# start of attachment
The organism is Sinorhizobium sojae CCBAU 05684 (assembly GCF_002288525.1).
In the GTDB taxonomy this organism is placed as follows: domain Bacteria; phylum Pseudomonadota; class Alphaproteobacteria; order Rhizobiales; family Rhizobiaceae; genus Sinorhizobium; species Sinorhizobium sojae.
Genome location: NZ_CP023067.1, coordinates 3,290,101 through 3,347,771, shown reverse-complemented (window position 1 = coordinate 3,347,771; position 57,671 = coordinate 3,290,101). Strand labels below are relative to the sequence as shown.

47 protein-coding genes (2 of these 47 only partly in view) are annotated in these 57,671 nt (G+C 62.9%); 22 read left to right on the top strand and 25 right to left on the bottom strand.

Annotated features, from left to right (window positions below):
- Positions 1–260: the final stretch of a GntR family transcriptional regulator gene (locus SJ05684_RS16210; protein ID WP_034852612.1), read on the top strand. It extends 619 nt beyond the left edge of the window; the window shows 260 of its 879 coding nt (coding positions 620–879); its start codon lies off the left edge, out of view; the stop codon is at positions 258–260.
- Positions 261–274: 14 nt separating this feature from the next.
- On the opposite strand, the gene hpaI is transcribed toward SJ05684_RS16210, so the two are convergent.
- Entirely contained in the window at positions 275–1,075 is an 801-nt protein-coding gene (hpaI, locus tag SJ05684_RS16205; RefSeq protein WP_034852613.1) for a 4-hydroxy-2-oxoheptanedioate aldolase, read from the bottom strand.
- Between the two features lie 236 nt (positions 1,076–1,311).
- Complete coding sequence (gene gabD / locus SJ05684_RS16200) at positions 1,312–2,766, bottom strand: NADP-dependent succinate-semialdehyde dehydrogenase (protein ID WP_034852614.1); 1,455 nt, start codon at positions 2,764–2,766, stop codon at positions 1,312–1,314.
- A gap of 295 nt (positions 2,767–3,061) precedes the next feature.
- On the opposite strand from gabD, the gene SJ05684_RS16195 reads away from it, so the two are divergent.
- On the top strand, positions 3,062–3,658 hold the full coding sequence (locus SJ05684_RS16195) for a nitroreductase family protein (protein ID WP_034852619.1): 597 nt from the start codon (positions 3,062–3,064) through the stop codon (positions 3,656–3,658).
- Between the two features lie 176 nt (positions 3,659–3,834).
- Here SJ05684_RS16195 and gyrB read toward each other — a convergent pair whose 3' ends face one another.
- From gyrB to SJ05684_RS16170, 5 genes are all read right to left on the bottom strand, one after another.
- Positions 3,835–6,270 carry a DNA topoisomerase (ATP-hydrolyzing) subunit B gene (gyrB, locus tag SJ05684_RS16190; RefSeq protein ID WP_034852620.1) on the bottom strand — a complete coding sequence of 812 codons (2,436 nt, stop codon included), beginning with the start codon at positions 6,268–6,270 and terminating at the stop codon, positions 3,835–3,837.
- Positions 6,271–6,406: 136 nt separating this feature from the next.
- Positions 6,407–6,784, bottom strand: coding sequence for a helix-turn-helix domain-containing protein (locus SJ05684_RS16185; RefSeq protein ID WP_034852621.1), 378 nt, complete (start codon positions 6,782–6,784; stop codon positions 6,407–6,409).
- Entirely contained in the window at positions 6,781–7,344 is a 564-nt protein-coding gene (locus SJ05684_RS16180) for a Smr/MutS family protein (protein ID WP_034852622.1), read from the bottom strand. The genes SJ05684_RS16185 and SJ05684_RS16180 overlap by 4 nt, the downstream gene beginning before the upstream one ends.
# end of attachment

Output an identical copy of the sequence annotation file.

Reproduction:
The organism is Sinorhizobium sojae CCBAU 05684 (assembly GCF_002288525.1).
In the GTDB taxonomy this organism is placed as follows: domain Bacteria; phylum Pseudomonadota; class Alphaproteobacteria; order Rhizobiales; family Rhizobiaceae; genus Sinorhizobium; species Sinorhizobium sojae.
Genome location: NZ_CP023067.1, coordinates 3,290,101 through 3,347,771, shown reverse-complemented (window position 1 = coordinate 3,347,771; position 57,671 = coordinate 3,290,101). Strand labels below are relative to the sequence as shown.

47 protein-coding genes (2 of these 47 only partly in view) are annotated in these 57,671 nt (G+C 62.9%); 22 read left to right on the top strand and 25 right to left on the bottom strand.

Annotated features, from left to right (window positions below):
- Positions 1–260: the final stretch of a GntR family transcriptional regulator gene (locus SJ05684_RS16210; protein ID WP_034852612.1), read on the top strand. It extends 619 nt beyond the left edge of the window; the window shows 260 of its 879 coding nt (coding positions 620–879); its start codon lies off the left edge, out of view; the stop codon is at positions 258–260.
- Positions 261–274: 14 nt separating this feature from the next.
- On the opposite strand, the gene hpaI is transcribed toward SJ05684_RS16210, so the two are convergent.
- Entirely contained in the window at positions 275–1,075 is an 801-nt protein-coding gene (hpaI, locus tag SJ05684_RS16205; RefSeq protein WP_034852613.1) for a 4-hydroxy-2-oxoheptanedioate aldolase, read from the bottom strand.
- Between the two features lie 236 nt (positions 1,076–1,311).
- Complete coding sequence (gene gabD / locus SJ05684_RS16200) at positions 1,312–2,766, bottom strand: NADP-dependent succinate-semialdehyde dehydrogenase (protein ID WP_034852614.1); 1,455 nt, start codon at positions 2,764–2,766, stop codon at positions 1,312–1,314.
- A gap of 295 nt (positions 2,767–3,061) precedes the next feature.
- On the opposite strand from gabD, the gene SJ05684_RS16195 reads away from it, so the two are divergent.
- On the top strand, positions 3,062–3,658 hold the full coding sequence (locus SJ05684_RS16195) for a nitroreductase family protein (protein ID WP_034852619.1): 597 nt from the start codon (positions 3,062–3,064) through the stop codon (positions 3,656–3,658).
- Between the two features lie 176 nt (positions 3,659–3,834).
- Here SJ05684_RS16195 and gyrB read toward each other — a convergent pair whose 3' ends face one another.
- From gyrB to SJ05684_RS16170, 5 genes are all read right to left on the bottom strand, one after another.
- Positions 3,835–6,270 carry a DNA topoisomerase (ATP-hydrolyzing) subunit B gene (gyrB, locus tag SJ05684_RS16190; RefSeq protein ID WP_034852620.1) on the bottom strand — a complete coding sequence of 812 codons (2,436 nt, stop codon included), beginning with the start codon at positions 6,268–6,270 and terminating at the stop codon, positions 3,835–3,837.
- Positions 6,271–6,406: 136 nt separating this feature from the next.
- Positions 6,407–6,784, bottom strand: coding sequence for a helix-turn-helix domain-containing protein (locus SJ05684_RS16185; RefSeq protein ID WP_034852621.1), 378 nt, complete (start codon positions 6,782–6,784; stop codon positions 6,407–6,409).
- Entirely contained in the window at positions 6,781–7,344 is a 564-nt protein-coding gene (locus SJ05684_RS16180) for a Smr/MutS family protein (protein ID WP_034852622.1), read from the bottom strand. The genes SJ05684_RS16185 and SJ05684_RS16180 overlap by 4 nt, the downstream gene beginning before the upstream one ends.